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British Industrial History

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Alexander Jack (1863-1935)

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Alexander Jack (1863-1935)

1935 Obituary [1]

ALEXANDER JACK had a long experience of crane design and manufacture, and was one of the very first designers of electric overhead travelling cranes.

He was born at Johnstone, Renfrewshire, in 1863, and received his technical education at Ayr Academy and Anderson's College, Glasgow.

He served as an apprentice for two years with Messrs. J. and A. Taylor, of Ayr, and for three years with Messrs. Robert Harvey and Company, of Glasgow.

He joined Messrs. George Russell and Company, of Motherwell, as a draughtsman in 1885, but left in 1887 and was employed in a similar capacity until 1890 by various firms.

He then went into partnership as one of the founders of Messrs. Marshall, Fleming and Jack, of Motherwell; the firm specialized in locomotive steam cranes and overhead electric travellers. Mr. Jack supervised the designs of the whole of the firm's products.

Shortly before the War he went into business on his own account, and under the style of Alexander Jack and Company, Ltd., he established the large Whitegates Engineering Works at Wishaw; the firm's products covered all types of cranes. Mr. Jack owned a number of patents in connexion with crane design, the last of which related to plate-handling cranes. Unfortunately, owing to prolonged industrial depression these works were compelled to close in 1924, and until 1928 Mr. Jack acted as consulting engineer for various undertakings.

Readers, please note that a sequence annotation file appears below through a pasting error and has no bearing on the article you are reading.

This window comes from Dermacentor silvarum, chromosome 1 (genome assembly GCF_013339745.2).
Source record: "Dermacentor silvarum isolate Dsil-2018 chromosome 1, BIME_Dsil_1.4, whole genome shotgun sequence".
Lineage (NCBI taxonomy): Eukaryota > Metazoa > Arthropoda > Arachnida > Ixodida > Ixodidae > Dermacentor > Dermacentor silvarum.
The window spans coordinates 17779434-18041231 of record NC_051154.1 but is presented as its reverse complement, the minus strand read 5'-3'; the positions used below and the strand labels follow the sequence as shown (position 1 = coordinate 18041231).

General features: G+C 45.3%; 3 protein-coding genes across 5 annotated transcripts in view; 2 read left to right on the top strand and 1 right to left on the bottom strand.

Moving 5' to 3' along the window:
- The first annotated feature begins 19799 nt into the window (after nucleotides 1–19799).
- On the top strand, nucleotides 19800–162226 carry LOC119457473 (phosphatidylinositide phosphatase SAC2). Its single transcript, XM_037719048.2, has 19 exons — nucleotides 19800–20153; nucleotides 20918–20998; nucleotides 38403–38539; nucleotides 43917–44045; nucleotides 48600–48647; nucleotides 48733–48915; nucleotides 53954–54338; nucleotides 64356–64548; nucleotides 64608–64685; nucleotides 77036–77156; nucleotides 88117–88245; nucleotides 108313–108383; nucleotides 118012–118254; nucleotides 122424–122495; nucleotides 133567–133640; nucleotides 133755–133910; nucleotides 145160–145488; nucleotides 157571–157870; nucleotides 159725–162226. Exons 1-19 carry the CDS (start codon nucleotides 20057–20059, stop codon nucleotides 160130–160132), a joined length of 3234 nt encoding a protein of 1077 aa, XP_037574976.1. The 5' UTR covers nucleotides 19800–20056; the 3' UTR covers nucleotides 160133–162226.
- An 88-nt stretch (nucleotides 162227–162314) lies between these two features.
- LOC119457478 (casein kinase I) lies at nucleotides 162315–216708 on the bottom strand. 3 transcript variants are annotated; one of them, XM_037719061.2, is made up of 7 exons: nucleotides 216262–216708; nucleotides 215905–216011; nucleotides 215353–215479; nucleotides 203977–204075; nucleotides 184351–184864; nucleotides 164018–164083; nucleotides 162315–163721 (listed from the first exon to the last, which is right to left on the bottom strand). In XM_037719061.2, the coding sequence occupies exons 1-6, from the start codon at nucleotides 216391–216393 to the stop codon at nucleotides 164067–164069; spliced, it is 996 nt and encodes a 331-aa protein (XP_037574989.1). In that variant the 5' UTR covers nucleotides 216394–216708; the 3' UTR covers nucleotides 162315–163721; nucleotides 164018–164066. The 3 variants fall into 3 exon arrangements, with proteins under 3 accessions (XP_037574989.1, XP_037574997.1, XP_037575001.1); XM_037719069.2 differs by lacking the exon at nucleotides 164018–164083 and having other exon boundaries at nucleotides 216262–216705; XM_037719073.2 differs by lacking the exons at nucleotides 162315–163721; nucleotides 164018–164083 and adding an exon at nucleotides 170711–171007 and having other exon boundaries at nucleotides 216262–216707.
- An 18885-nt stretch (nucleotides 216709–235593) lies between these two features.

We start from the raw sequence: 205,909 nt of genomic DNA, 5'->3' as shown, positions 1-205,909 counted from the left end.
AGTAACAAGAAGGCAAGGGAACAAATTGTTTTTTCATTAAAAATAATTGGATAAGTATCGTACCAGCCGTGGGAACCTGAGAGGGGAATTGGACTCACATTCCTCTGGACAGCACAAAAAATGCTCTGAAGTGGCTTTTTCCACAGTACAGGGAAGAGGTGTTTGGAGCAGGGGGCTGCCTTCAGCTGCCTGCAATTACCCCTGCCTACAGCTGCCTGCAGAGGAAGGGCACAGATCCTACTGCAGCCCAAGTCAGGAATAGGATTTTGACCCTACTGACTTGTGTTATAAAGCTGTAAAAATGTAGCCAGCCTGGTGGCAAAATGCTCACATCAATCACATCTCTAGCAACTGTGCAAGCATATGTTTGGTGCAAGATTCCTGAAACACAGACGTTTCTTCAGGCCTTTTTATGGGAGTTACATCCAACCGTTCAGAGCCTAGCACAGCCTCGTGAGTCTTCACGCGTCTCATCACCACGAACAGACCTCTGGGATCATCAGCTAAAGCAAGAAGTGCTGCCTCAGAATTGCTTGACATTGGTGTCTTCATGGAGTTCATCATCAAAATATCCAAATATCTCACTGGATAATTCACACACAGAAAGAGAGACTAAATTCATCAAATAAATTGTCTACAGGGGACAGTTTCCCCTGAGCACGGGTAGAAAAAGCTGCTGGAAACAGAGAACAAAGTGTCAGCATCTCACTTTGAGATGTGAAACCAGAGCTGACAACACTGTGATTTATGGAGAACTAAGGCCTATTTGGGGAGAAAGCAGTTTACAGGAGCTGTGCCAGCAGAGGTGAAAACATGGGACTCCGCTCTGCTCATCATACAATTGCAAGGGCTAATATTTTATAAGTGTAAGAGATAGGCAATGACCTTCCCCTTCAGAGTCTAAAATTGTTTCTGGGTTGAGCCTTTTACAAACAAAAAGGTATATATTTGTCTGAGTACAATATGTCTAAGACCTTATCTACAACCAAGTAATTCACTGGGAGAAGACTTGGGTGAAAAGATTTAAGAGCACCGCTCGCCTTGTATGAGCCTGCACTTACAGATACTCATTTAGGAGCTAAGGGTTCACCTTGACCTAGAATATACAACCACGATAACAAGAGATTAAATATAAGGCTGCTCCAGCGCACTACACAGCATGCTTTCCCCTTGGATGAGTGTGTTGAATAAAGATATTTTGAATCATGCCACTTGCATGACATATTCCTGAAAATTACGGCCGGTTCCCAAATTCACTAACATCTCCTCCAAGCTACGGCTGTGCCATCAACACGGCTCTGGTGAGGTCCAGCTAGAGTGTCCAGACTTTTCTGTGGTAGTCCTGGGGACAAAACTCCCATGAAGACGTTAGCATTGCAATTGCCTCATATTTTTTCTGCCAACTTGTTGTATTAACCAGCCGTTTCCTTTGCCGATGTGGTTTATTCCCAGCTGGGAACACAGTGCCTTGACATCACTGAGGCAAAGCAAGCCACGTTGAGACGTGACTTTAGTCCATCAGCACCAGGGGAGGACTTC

He then joined the staff of the Clyde Crane and Engineering Company, Ltd., at Mossend, and worked for the firm until ten days before his death, which occurred on 13th March 1935.

He was elected a Member of the Institution in 1907, and was one of the foundation members of the West of Scotland Iron and Steel Institute, of which he was vice-president from 1923 to 1925.

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